Finally, the table was set and the food carted in, platter after platter. I asked my grandmother if she was upset I was fasting. "How can I be mad when I know why you are doing this?" she asked me. "I wish you were eating, but I understand and am proud of you."
The next day, my mother and I were in the car together. "It was really hard to eat last night with you fasting. I know you are doing this for yourself, but you really should think about the impact your actions have on others."
"Mom, I told you to just pretend I was eating."
"I know, but that didn't really work. I kept looking at you and seeing your empty plate. And it made it really hard to eat. I still managed to do it, but it was hard."
"Well, maybe there's something to that, mom. Maybe it's okay that it was hard. Because Thanksgiving isn't really about going without, it's about appreciating what you have. If you struggled to eat, maybe you thought a little harder about how fortunate you were to have the food that you did have. I'm okay with that."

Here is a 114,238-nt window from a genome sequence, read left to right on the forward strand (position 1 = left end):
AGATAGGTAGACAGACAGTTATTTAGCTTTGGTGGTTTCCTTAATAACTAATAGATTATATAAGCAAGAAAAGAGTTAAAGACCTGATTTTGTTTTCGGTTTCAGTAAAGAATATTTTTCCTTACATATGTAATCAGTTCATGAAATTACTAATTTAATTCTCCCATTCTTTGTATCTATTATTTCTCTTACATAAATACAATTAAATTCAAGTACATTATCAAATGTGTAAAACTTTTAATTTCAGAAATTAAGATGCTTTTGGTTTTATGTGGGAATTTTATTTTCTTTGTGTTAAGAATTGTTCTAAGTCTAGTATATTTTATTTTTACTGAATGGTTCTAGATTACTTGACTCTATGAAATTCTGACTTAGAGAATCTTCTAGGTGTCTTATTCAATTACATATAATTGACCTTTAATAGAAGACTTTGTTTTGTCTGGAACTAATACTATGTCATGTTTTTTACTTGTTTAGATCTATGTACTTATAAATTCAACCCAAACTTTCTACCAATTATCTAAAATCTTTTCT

And so was she.
Because, in reality, it's not just Thanksgiving. It's every day. It is easy to think about a billion people going hungry and decide there's nothing we can do about it. But the reality is that we can.
We can eat lower down the food chain and support sustainable agriculture. We can demand that our elected officials take this humanitarian crisis seriously and refocus priorities. And we can try to actually do something to help those people who have to worry about access to food.
I'm not sure how I'll handle the food issue this Thanksgiving. But I know one thing: I have much to be thankful for and will spend some time doing so.
Citizen is an occasional forum for Isthmus readers. Brian Solomon is a state employee and member of the Madison Common Council.